Living without children

You may be interested in this great blog post from Lesley Pyne about her experiences joining a BBC discussion panel for the 100 Women project to talk about living without children – and wince at the comment she got from one of the other women on the panel. For those of you who aren;t familiar with Lesley, she has become a voice for women who are involuntarily childless and offers support services to those who are coming to terms with living without children. You will find a lot of interesting and inspiring posts on her website!

 

BBC radio programme on what happens when IVF doesn’t work

ivf_science-300x168There’s a programme you may be interested in at 11 am tomorrow morning on BBC Radio Four. It’s about what happens when IVF doesn’t work, and it features Lesley Pyne who has been a great source of support and inspiration for many people who’ve had unsuccessful treatment. Lesley, who now helps other women who are looking at living without children, went through unsuccessful IVF herself and was a leading member of the support network More to Life for many years.

How successful is IVF?

The truth is that fertility treatment isn’t always going to work for everyone. For every cycle of IVF, there is an average 25% chance of success. Which means there’s a 75% chance that it won’t work. Cumulative success rates are much better – figures from one clinic released at a Fertility Fairness event earlier this year showed cumulative success rates for women of 37 and under reached 80% over 3 cycles, which is why NICE recommends three cycles as being cost-effective and clinically effective. Age is key here though – if you are older, the chances of success are lower. For women who are 35 and under, the average IVF success rate is 32% but by the time you are in the 38-39 age bracket, that goes down to 20%. Once you reach 43-44, it’s right down to 5% – which means that 95% of cycles for women of that age will not succeed.

When to stop IVF

It can be difficult to know when to stop trying with IVF and there is no right or wrong time to do this, no magic number of cycles. I’ve found that on the whole when people haven’t been successful they do reach a point at which they know that stopping is the right thing to do – sometimes that’s because they’ve run out of money, or because they can’t cope emotionally any more or because their clinic has suggested they should think about stopping. Often it’s just because they’ve got to a point where it feels like the right thing to do.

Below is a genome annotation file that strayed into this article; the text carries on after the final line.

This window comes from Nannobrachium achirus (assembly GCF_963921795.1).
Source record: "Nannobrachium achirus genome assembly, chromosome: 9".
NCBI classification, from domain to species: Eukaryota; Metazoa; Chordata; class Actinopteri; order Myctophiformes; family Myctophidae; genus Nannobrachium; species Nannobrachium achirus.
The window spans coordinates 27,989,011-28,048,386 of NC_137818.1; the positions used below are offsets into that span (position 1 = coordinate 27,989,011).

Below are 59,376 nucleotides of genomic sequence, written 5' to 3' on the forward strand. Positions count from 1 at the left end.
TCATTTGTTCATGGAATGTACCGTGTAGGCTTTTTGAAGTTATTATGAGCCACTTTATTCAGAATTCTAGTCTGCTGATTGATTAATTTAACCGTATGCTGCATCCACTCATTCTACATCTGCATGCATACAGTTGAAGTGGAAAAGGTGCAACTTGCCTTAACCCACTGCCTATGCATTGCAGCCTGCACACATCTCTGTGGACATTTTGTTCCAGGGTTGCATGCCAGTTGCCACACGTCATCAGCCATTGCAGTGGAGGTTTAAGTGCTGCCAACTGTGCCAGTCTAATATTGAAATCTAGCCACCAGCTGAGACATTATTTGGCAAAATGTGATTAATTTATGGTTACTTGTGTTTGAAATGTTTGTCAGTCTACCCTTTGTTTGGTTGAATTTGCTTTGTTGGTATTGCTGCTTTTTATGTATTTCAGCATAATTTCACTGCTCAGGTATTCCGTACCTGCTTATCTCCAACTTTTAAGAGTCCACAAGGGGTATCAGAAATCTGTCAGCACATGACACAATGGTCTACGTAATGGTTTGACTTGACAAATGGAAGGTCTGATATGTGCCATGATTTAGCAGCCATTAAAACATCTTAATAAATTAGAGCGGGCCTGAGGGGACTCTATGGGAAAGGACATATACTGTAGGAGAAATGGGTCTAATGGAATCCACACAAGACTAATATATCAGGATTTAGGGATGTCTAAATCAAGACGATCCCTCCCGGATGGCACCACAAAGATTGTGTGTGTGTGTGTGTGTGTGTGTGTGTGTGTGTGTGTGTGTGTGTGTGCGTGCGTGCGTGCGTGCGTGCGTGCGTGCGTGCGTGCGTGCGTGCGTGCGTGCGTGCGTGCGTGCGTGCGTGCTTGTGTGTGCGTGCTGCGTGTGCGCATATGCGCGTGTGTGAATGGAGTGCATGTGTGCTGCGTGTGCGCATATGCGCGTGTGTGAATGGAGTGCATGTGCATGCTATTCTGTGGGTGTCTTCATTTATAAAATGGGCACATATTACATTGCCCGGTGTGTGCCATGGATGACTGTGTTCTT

I’m going to be joining Lesley on BBC Radio Four Woman’s Hour tomorrow morning to discuss IVF and  stopping treatment and to look ahead to the documentary later in the morning.

Happy New Year

images-8Just to send you all my very best wishes for 2014 – and to remind you that if you’ve been having difficulty getting pregnant and are going into the new year hoping that this will be the year that things move on, you don’t need to feel lonely and isolated on your journey.  There are lots of organisations and charities offering support and advice which is honest, reliable and often completely free.

The charity Infertility Network UK is one of the best sources of general advice and support for anyone trying unsuccessfully to conceive – yes, I’m biased as I’m the charity’s regional organiser for London and the South East but I do the job because I think the charity has so much to offer to anyone experiencing fertility problems. There is online support, but also regional meetings and support groups, telephone support from peers and medical professionals and the charity also plays a key role in raising awareness of infertility and in campaigning for better NHS funding and for fair access to fertility treatment.

If you are thinking of using donor sperm and/or eggs, the Donor Conception Network should be your first port of call – a fantastic charity that offers so much help and support at every stage.  There are meetings, workshops, books and advice for all those who may consider using donor gametes for whatever reason, and the charity works with families who have used donor conception and adults who were donor conceived.

For those who have polycystic ovary syndrome, Verity-PCOS is fantastic source of information and advice – run by the dedication of a small band of volunteers it offers a highly professional service covering all aspects of PCOS.  The Daisy Network is another excellent organisation, offering help to those who have experienced an early menopause.

If you’re thinking of a future without children, there are two fabulous organisations that can offer help.  More to Life is for those who are involuntarily childless and offers a support network across the country with regional groups, meetings and a support line. Gateway Women is run by the dynamic Jody Day who runs a range of workshops, local groups and offers online support for those who are childless by circumstance.  For emotional support, you may also want to consider Lesley Pyne who offers support to childless women.

So don’t let yourself feel isolated – there are 3.5 million people out there who are having difficulty conceiving in the UK right now, and being in touch with others who understand just how you feel can make all the difference.  I hope that 2014 will bring happiness to you all.